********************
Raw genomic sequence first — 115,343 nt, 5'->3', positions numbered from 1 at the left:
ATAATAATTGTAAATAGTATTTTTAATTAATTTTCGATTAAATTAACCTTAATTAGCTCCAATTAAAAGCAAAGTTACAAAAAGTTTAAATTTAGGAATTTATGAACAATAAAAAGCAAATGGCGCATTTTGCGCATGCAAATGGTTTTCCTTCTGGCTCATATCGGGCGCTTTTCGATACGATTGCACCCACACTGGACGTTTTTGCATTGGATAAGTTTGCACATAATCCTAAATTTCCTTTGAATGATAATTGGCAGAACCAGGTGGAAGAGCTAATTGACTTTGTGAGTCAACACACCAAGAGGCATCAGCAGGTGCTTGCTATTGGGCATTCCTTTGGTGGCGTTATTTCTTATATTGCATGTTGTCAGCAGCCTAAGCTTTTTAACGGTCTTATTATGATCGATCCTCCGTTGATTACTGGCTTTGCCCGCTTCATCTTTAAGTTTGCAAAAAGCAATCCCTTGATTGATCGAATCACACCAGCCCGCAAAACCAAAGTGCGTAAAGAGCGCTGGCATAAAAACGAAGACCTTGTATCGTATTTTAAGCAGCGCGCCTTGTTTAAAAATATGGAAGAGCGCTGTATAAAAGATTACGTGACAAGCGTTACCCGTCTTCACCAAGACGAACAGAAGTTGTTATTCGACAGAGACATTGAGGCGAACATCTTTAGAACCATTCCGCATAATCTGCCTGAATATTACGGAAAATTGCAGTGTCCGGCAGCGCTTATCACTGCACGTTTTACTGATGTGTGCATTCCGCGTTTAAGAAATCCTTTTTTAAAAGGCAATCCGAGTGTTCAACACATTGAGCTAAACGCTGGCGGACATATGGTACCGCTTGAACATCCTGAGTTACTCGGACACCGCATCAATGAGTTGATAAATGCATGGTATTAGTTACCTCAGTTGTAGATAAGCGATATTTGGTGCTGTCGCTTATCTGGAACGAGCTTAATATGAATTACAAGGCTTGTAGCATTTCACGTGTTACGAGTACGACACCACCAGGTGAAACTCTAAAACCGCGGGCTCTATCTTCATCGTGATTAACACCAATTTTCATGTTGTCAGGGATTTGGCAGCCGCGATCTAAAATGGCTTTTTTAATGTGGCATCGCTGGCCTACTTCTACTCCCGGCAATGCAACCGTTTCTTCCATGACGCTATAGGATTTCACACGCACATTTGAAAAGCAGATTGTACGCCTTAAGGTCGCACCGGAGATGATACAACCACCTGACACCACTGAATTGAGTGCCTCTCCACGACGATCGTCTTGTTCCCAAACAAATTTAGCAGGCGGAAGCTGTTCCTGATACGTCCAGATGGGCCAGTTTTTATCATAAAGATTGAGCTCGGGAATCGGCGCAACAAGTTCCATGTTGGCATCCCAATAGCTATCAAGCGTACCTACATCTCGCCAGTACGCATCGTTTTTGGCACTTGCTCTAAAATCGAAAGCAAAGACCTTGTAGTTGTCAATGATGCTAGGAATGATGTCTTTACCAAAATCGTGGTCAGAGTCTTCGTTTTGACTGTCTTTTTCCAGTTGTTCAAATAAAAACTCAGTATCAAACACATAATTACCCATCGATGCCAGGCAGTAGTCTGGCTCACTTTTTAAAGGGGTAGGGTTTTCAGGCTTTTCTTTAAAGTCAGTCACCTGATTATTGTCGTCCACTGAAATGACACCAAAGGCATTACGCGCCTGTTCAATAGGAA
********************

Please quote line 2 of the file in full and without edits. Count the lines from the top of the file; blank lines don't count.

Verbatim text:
ATAATAATTGTAAATAGTATTTTTAATTAATTTTCGATTAAATTAACCTTAATTAGCTCCAATTAAAAGCAAAGTTACAAAAAGTTTAAATTTAGGAATTTATGAACAATAAAAAGCAAATGGCGCATTTTGCGCATGCAAATGGTTTTCCTTCTGGCTCATATCGGGCGCTTTTCGATACGATTGCACCCACACTGGACGTTTTTGCATTGGATAAGTTTGCACATAATCCTAAATTTCCTTTGAATGATAATTGGCAGAACCAGGTGGAAGAGCTAATTGACTTTGTGAGTCAACACACCAAGAGGCATCAGCAGGTGCTTGCTATTGGGCATTCCTTTGGTGGCGTTATTTCTTATATTGCATGTTGTCAGCAGCCTAAGCTTTTTAACGGTCTTATTATGATCGATCCTCCGTTGATTACTGGCTTTGCCCGCTTCATCTTTAAGTTTGCAAAAAGCAATCCCTTGATTGATCGAATCACACCAGCCCGCAAAACCAAAGTGCGTAAAGAGCGCTGGCATAAAAACGAAGACCTTGTATCGTATTTTAAGCAGCGCGCCTTGTTTAAAAATATGGAAGAGCGCTGTATAAAAGATTACGTGACAAGCGTTACCCGTCTTCACCAAGACGAACAGAAGTTGTTATTCGACAGAGACATTGAGGCGAACATCTTTAGAACCATTCCGCATAATCTGCCTGAATATTACGGAAAATTGCAGTGTCCGGCAGCGCTTATCACTGCACGTTTTACTGATGTGTGCATTCCGCGTTTAAGAAATCCTTTTTTAAAAGGCAATCCGAGTGTTCAACACATTGAGCTAAACGCTGGCGGACATATGGTACCGCTTGAACATCCTGAGTTACTCGGACACCGCATCAATGAGTTGATAAATGCATGGTATTAGTTACCTCAGTTGTAGATAAGCGATATTTGGTGCTGTCGCTTATCTGGAACGAGCTTAATATGAATTACAAGGCTTGTAGCATTTCACGTGTTACGAGTACGACACCACCAGGTGAAACTCTAAAACCGCGGGCTCTATCTTCATCGTGATTAACACCAATTTTCATGTTGTCAGGGATTTGGCAGCCGCGATCTAAAATGGCTTTTTTAATGTGGCATCGCTGGCCTACTTCTACTCCCGGCAATGCAACCGTTTCTTCCATGACGCTATAGGATTTCACACGCACATTTGAAAAGCAGATTGTACGCCTTAAGGTCGCACCGGAGATGATACAACCACCTGACACCACTGAATTGAGTGCCTCTCCACGACGATCGTCTTGTTCCCAAACAAATTTAGCAGGCGGAAGCTGTTCCTGATACGTCCAGATGGGCCAGTTTTTATCATAAAGATTGAGCTCGGGAATCGGCGCAACAAGTTCCATGTTGGCATCCCAATAGCTATCAAGCGTACCTACATCTCGCCAGTACGCATCGTTTTTGGCACTTGCTCTAAAATCGAAAGCAAAGACCTTGTAGTTGTCAATGATGCTAGGAATGATGTCTTTACCAAAATCGTGGTCAGAGTCTTCGTTTTGACTGTCTTTTTCCAGTTGTTCAAATAAAAACTCAGTATCAAACACATAATTACCCATCGATGCCAGGCAGTAGTCTGGCTCACTTTTTAAAGGGGTAGGGTTTTCAGGCTTTTCTTTAAAGTCAGTCACCTGATTATTGTCGTCCACTGAAATGACACCAAAGGCATTACGCGCCTGTTCAATAGGAA